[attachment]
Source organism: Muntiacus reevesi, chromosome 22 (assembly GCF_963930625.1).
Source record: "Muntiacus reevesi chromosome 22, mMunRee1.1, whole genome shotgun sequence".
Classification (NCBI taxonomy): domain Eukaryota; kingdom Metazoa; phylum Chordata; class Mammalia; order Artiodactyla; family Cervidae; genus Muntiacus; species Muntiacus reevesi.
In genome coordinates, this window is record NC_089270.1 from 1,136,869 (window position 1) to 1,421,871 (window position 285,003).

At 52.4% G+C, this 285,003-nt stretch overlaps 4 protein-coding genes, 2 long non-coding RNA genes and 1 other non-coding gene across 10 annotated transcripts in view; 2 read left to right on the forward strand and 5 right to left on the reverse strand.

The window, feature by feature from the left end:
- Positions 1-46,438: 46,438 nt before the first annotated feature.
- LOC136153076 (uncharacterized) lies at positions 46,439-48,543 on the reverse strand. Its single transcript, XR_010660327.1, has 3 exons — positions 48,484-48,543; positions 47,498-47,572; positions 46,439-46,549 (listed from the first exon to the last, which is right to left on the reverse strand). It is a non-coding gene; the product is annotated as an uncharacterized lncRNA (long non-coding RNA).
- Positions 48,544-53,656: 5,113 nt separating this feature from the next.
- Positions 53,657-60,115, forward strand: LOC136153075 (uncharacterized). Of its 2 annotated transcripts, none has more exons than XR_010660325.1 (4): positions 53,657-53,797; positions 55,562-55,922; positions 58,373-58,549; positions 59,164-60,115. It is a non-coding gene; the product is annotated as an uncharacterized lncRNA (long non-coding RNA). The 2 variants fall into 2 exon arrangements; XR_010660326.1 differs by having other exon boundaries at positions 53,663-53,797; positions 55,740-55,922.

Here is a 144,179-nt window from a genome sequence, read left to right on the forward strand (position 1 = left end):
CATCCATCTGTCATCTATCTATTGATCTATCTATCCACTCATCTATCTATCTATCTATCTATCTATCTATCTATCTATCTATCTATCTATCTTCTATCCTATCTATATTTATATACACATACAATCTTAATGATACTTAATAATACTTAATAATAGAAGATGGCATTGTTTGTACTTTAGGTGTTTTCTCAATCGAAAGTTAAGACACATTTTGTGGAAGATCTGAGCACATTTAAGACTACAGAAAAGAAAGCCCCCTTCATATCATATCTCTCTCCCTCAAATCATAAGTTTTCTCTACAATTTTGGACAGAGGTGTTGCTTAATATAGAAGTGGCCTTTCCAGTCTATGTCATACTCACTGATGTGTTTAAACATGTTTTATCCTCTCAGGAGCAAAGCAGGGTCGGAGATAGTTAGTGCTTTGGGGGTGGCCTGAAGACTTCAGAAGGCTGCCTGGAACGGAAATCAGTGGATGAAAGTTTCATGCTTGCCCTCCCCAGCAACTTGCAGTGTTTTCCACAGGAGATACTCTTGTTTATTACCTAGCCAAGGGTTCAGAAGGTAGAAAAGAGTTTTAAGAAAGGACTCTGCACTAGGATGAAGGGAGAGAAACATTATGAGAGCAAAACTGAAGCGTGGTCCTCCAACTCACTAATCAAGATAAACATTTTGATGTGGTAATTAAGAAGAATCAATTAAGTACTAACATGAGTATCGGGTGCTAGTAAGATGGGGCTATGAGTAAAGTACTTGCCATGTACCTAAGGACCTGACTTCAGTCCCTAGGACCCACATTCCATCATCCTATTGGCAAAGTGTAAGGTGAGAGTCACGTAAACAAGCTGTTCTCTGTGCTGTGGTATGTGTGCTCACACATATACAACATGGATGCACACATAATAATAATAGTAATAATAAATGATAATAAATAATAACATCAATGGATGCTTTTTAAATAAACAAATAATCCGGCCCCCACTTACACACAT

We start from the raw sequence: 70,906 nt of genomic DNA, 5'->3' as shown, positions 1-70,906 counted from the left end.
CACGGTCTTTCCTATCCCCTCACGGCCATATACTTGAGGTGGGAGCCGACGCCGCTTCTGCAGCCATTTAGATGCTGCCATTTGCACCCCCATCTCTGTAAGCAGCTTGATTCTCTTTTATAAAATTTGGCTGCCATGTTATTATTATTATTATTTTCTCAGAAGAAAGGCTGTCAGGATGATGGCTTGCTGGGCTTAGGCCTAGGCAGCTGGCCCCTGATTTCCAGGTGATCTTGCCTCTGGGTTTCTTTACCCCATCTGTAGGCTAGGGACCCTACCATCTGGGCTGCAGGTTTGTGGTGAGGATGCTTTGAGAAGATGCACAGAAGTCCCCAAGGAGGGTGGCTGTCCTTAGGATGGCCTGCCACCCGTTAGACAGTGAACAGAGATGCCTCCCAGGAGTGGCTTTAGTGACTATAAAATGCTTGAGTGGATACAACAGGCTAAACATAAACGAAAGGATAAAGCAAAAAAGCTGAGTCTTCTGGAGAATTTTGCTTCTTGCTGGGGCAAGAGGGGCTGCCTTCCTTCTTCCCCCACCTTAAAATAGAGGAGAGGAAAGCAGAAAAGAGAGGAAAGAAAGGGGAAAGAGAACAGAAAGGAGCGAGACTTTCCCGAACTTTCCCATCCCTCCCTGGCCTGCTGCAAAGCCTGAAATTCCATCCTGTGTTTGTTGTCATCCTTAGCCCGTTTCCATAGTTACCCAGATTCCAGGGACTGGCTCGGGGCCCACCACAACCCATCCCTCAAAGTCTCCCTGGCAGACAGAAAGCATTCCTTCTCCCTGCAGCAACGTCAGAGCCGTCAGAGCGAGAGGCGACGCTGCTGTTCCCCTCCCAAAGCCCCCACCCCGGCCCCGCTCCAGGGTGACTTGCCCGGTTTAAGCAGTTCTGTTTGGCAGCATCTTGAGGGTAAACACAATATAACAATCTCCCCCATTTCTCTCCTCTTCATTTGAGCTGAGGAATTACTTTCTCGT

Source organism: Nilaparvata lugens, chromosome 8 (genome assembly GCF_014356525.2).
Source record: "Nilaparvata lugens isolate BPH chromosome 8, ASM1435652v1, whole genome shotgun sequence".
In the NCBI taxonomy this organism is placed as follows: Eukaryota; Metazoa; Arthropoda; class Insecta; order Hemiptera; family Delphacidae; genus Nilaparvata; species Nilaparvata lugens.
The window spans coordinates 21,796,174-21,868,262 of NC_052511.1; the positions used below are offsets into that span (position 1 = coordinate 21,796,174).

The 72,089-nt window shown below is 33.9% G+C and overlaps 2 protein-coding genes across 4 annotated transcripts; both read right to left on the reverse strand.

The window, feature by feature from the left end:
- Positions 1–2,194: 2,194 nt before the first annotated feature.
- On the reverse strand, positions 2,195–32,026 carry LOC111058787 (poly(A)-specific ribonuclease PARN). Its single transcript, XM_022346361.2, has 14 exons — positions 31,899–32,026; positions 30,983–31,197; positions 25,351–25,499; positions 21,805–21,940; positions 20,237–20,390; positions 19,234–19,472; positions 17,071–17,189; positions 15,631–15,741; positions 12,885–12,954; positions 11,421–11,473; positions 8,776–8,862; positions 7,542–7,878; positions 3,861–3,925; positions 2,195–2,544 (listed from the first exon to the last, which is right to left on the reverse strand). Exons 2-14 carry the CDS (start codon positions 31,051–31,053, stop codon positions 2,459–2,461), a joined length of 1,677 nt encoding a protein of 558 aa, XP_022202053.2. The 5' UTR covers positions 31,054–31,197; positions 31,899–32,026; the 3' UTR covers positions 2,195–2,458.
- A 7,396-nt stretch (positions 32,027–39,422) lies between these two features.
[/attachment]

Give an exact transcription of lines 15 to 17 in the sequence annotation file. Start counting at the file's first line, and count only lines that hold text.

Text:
Source organism: Nilaparvata lugens, chromosome 8 (genome assembly GCF_014356525.2).
Source record: "Nilaparvata lugens isolate BPH chromosome 8, ASM1435652v1, whole genome shotgun sequence".
In the NCBI taxonomy this organism is placed as follows: Eukaryota; Metazoa; Arthropoda; class Insecta; order Hemiptera; family Delphacidae; genus Nilaparvata; species Nilaparvata lugens.